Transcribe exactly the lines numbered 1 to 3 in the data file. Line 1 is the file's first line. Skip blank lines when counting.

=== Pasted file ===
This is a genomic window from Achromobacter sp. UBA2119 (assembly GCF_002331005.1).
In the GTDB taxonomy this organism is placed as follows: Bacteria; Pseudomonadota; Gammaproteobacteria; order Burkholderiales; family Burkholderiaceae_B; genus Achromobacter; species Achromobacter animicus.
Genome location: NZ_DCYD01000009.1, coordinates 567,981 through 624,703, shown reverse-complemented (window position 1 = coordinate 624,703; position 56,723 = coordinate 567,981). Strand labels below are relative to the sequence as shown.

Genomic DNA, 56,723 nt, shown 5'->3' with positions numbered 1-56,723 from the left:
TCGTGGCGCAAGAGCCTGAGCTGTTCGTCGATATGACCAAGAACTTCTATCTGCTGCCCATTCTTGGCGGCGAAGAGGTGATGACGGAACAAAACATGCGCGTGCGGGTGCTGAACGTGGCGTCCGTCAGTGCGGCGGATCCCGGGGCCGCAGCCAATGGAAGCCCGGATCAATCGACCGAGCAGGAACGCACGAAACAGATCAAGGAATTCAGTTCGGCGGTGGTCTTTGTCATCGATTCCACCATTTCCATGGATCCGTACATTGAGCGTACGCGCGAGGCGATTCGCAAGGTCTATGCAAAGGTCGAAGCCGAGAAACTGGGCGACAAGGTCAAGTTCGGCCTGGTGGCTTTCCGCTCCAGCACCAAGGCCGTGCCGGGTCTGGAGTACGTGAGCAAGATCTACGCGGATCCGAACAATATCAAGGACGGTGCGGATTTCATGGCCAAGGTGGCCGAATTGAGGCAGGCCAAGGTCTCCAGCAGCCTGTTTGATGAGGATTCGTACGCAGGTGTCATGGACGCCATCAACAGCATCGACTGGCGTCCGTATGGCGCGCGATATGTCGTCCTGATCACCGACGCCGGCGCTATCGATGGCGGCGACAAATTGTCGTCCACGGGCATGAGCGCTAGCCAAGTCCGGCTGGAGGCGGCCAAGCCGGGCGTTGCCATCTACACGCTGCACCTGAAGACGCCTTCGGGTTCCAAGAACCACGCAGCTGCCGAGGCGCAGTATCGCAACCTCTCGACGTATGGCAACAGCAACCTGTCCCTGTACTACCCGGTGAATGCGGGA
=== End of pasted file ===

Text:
This is a genomic window from Achromobacter sp. UBA2119 (assembly GCF_002331005.1).
In the GTDB taxonomy this organism is placed as follows: Bacteria; Pseudomonadota; Gammaproteobacteria; order Burkholderiales; family Burkholderiaceae_B; genus Achromobacter; species Achromobacter animicus.
Genome location: NZ_DCYD01000009.1, coordinates 567,981 through 624,703, shown reverse-complemented (window position 1 = coordinate 624,703; position 56,723 = coordinate 567,981). Strand labels below are relative to the sequence as shown.